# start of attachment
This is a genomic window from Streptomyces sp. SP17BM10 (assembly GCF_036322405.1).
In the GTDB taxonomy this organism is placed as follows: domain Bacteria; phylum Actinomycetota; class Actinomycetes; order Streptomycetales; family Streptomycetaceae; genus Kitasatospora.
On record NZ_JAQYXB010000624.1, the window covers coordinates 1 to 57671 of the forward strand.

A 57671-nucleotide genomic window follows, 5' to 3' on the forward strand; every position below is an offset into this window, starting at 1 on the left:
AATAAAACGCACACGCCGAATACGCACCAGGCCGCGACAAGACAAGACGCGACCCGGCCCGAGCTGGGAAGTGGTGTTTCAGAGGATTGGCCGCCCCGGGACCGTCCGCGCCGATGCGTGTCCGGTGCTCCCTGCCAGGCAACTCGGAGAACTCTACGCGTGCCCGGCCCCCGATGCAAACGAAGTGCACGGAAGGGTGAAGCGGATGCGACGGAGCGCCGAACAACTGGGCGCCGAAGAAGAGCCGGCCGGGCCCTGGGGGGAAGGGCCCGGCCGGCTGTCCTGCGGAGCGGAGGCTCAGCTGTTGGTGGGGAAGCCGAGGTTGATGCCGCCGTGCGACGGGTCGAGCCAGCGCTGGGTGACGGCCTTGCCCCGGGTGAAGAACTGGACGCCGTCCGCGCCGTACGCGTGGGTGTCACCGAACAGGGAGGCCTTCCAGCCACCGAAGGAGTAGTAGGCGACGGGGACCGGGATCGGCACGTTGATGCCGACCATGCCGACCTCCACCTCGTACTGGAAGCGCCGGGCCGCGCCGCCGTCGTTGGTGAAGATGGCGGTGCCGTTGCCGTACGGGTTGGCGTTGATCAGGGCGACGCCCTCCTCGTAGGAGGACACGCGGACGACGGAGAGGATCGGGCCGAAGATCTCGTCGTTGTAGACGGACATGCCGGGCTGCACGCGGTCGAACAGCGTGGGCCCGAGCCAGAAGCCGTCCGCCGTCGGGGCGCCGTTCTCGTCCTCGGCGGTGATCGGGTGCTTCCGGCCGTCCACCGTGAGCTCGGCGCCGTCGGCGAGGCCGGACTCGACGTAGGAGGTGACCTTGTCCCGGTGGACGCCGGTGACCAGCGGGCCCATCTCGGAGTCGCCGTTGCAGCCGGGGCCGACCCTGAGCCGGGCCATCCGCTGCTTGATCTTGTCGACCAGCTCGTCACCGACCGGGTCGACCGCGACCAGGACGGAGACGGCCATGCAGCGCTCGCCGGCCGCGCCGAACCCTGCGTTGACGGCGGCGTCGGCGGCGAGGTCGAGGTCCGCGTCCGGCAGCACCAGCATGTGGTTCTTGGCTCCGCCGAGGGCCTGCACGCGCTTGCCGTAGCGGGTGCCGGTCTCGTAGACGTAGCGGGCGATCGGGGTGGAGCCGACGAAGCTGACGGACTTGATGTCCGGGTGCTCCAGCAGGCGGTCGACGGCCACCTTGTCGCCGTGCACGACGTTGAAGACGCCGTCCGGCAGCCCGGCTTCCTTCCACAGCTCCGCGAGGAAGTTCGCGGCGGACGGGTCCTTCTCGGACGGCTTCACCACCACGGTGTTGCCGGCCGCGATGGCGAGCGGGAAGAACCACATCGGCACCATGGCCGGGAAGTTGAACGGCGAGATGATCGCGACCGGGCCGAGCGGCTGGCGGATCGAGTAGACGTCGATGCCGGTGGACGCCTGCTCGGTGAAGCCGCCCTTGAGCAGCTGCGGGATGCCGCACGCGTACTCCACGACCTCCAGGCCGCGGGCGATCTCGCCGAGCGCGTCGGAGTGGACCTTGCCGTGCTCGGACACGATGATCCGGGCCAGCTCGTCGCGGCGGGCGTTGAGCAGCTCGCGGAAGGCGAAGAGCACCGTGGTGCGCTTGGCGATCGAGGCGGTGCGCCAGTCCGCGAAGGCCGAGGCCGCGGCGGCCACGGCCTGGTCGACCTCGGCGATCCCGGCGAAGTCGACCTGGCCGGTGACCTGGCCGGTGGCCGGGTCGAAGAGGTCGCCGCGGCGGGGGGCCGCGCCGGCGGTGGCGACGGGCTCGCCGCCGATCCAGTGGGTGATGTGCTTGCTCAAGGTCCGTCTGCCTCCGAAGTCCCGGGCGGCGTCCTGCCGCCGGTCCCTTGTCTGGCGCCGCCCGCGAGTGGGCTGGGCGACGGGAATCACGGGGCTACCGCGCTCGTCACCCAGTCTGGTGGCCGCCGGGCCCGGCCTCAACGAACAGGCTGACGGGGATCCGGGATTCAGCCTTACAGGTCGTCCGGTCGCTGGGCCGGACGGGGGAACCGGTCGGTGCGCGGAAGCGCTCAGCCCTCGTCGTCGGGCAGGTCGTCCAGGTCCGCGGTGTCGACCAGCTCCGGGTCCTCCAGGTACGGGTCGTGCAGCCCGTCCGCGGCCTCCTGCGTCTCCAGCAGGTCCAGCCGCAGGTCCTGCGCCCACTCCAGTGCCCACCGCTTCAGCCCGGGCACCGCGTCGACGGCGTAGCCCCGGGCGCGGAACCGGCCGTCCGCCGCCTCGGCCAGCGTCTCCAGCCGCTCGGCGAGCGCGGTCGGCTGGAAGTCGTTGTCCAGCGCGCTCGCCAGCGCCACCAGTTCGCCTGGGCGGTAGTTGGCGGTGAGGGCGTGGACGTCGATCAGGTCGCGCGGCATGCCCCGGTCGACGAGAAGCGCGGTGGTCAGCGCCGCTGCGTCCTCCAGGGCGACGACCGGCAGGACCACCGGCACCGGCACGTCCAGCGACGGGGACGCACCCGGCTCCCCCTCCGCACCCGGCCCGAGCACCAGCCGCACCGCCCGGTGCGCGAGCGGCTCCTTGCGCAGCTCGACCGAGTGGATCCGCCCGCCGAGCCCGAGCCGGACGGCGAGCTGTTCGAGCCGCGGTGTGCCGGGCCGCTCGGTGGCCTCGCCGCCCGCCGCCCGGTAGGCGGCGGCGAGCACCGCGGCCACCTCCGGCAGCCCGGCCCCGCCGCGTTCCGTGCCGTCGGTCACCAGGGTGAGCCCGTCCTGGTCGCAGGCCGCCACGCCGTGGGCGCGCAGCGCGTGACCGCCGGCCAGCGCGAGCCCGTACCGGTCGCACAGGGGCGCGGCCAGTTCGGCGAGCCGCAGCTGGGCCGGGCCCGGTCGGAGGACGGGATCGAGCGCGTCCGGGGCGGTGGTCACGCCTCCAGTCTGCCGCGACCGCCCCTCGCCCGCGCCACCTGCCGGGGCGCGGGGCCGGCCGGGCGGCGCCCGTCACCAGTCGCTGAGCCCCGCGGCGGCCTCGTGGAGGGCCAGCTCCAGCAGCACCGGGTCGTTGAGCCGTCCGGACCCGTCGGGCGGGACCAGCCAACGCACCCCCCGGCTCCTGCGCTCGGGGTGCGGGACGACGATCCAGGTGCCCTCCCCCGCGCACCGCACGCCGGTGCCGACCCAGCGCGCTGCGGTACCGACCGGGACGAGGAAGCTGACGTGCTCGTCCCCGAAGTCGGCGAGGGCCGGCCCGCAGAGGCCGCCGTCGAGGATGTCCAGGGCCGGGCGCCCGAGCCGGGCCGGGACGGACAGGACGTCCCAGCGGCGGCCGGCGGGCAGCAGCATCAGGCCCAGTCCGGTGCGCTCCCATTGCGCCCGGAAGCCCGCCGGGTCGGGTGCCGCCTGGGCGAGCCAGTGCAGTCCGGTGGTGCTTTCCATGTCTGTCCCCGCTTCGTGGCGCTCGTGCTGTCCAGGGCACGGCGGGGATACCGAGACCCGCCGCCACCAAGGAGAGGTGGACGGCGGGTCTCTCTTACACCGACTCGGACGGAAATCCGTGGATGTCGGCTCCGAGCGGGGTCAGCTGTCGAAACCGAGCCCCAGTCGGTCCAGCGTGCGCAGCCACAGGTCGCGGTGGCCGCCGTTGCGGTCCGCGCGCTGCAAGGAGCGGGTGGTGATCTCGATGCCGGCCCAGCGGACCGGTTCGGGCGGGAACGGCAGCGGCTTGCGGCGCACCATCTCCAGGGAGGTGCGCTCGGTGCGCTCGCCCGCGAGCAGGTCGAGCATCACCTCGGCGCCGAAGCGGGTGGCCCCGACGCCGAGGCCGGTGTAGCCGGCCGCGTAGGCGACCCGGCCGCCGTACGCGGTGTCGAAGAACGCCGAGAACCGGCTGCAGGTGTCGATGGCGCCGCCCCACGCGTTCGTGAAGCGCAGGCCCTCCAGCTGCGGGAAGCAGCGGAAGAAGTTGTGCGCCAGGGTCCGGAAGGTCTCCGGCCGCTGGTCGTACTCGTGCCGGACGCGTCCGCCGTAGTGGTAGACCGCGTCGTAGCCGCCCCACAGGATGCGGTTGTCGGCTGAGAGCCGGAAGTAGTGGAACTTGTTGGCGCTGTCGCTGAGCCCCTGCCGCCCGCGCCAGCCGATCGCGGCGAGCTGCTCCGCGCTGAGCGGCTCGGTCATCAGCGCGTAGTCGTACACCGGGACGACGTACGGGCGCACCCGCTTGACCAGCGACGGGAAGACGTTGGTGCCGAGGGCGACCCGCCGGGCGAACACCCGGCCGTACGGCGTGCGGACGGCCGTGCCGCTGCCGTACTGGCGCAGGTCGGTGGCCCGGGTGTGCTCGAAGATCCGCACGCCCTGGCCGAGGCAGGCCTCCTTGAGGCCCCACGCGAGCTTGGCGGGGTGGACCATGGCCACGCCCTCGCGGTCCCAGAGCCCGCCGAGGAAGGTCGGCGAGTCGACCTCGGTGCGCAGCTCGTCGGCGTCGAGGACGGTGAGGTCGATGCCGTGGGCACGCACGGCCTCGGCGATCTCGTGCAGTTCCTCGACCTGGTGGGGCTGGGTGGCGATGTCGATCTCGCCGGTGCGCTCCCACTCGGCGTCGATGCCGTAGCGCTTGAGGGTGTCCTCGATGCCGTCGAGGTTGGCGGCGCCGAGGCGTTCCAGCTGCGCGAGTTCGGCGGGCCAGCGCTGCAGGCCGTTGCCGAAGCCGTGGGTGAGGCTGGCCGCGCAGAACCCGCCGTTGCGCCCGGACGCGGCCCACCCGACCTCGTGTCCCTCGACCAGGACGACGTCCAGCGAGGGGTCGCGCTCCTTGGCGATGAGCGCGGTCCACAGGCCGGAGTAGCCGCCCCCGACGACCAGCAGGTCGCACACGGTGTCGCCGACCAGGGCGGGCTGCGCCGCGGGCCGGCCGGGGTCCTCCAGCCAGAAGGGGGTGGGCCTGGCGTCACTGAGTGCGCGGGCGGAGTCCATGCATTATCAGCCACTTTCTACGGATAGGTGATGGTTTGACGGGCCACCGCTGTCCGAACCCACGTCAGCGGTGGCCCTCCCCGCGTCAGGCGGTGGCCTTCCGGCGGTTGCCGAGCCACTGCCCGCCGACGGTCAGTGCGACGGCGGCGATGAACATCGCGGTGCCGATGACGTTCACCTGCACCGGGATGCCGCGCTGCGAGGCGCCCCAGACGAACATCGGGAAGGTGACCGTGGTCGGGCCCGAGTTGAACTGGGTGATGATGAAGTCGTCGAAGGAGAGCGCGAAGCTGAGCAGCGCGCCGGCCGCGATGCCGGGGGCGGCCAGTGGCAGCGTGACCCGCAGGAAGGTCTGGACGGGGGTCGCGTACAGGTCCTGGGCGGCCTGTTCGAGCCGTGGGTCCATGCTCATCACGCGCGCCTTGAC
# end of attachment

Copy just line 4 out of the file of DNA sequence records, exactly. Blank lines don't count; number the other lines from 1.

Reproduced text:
A 57671-nucleotide genomic window follows, 5' to 3' on the forward strand; every position below is an offset into this window, starting at 1 on the left: